Cian Uijtdebroeks a week ago became the youngest Tour de l’Avenir winner ever and did it in fashion, pushing very high w/kg for his age. Uijtdebroeks is one of the most talented 19-year-old climbers ever and in his first pro year has been performing well for Bora-Hansgrohe. In this article we will focus on the mountain stages of this year’s Tour de l’Avenir, analysing the w/kg estimates and climbing times.
Stage 7 was the first big mountain stage that finished with the Saint Francois Longchamp – Col de la Madeleine climb (13.7 km, 8.12%). The gradients and length are extremely similar to Piancavallo (13.7km, 8.12%) and Alpe d’Huez (13.8km, 8,08%).
There were multiple medium shallow climbs before the big climb but the fatigue in the riders’ legs was not huge. Riders in the peloton had spent 13,19 kj/kg/h for 3:44h before the climb, which we consider to be medium difficulty at WorldTour level. The French team was confident and paced the first part of Saint Francois Longchamp for the climbing star Lenny Martinez.
The problem for Martinez was that he had already crashed in Tour de l’Avenir but also is a very light rider, perhaps less than 55 kg. Like Quintana was at a disadvantage compared to Froome before final climbs, Martinez will have arrived at the base of the final climb relatively more fatigued than bigger riders such as Cian Uijtdebroeks, Johannes Staune-Mittet and Michel Hessman. This is a problem for such riders at WorldTour level like Juan Pedro Lopez, Kenny Elissonde and Mikkel Bizkarra. The relative weight of 6.8kg bikes compared to their body weight and watts/CdA is working against smaller climbers compared to bigger guys.
The tempo was too slow for Cian Uijtdebroeks who attacked with 10.5 kilometres to go when the GC group was still around 20 riders deep. The Belgian’s acceleration was extremely powerful with no one even close to following him in the first moment. Frenchman Alex Baudin was the only one who tried to bridge but he quickly blew up, making a mistake even trying to follow Uijtdebroeks.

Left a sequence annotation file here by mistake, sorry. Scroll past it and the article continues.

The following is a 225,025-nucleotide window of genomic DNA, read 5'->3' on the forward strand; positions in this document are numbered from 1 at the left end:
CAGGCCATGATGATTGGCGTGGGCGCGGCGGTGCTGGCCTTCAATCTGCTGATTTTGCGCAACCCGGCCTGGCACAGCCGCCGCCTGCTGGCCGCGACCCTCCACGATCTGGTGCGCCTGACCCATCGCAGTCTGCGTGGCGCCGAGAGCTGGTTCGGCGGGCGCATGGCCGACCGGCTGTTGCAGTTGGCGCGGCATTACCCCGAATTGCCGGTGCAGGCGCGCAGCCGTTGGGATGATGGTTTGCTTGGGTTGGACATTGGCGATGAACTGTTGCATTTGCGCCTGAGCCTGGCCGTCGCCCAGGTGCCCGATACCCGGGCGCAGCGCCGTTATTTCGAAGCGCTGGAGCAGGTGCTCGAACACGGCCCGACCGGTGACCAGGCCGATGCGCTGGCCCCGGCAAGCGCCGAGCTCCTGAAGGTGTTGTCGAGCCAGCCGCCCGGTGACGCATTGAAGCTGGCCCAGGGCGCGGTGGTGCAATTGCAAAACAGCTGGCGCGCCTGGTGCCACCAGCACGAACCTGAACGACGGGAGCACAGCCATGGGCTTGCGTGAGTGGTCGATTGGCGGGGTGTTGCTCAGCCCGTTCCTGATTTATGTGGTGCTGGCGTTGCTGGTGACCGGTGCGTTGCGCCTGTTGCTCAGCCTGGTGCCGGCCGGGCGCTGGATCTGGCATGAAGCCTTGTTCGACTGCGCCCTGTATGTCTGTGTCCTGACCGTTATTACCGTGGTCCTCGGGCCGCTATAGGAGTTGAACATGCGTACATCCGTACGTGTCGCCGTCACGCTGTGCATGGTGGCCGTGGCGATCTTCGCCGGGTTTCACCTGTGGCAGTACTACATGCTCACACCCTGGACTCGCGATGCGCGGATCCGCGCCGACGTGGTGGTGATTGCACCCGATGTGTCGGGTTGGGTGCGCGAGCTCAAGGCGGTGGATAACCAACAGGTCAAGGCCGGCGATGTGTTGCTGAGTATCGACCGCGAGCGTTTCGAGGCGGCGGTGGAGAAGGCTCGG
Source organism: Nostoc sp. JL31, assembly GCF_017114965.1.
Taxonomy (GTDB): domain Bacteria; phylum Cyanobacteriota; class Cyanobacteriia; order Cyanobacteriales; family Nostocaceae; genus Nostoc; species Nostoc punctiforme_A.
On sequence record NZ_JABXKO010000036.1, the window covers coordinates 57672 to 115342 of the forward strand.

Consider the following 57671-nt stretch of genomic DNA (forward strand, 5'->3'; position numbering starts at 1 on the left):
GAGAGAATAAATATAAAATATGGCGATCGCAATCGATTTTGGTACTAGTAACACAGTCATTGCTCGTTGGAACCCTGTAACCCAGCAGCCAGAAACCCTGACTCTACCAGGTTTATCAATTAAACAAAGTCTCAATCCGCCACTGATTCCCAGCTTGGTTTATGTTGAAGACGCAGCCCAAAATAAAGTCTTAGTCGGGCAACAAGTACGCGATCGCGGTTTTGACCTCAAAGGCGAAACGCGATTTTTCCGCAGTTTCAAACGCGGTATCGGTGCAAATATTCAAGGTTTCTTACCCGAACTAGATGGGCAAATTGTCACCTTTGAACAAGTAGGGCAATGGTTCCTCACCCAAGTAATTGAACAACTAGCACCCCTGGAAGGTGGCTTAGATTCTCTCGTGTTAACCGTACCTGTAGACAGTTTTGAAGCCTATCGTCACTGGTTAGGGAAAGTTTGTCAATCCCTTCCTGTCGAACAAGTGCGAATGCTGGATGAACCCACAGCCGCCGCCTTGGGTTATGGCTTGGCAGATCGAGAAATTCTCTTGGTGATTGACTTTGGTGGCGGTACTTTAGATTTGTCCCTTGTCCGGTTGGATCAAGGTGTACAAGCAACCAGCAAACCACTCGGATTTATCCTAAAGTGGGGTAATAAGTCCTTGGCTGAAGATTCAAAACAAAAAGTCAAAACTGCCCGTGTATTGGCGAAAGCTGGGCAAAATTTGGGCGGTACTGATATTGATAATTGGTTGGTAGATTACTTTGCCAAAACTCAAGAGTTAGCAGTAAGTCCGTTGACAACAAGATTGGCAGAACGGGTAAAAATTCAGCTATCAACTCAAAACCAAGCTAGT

Uijdebroeks won with a big margin doing an estimated 5.88 w/kg for 41:15 minutes, which is a high level performance by WorldTour standards.
Uijtdebroeks practically performed at his Tour of Norway Stage 3 level, where he finished 6th behind Remco Evenepoel, Jay Vine, Luke Plapp, Tobias Johannessen (2021 l’Avenir winner) and Laurens Huys. Uijtdebroeks on the Gaustoppen-Stavsro climb in Norway did an estimated 6.10 w/kg for 31:51min, showing big climbing potential. On Saint Francois Longchamp he proved that he can perform again.
Usually mountain stages in Grand Tours are harder than this Stage 7 of Tour de l’Avenir, but not always. The Vuelta Queen stage to Sierra Nevada was around the same difficulty prior to the final climb. If Uijtdebroeks can perform at such a level after stages with multiple big mountains and can keep this level for three weeks he can comfortably Top 10 a Grand Tour in 2023. Aleksandr Vlasov and Alexey Lutsenko who finished respectively 5th and 8th in the 2022 Tour de France GC did not perform at this level in any of the climbs this Tour but of course as mentioned previously, the stages were way harder and the key to GC results is performing every day for three weeks.
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Stage 8 was hard with two huge mountains but very short, only 100 kilometres long. The Norwegian team worked hard for their leader Johannes Staune-Mittet on Col de la Madeleine (25.6 km, 6.2%) and they reduced the peloton to 20 riders. The French puncheur Romain Gregoire attacked at the top and gained 1:30min on the long descent and valley but blew up on the final climb, which was La Toussuire (16.6 km, 6.8%). The peloton had spent 15.7 kj/kg/h for 1:59h, which is hard, before the final climb but accrued during a short period of time.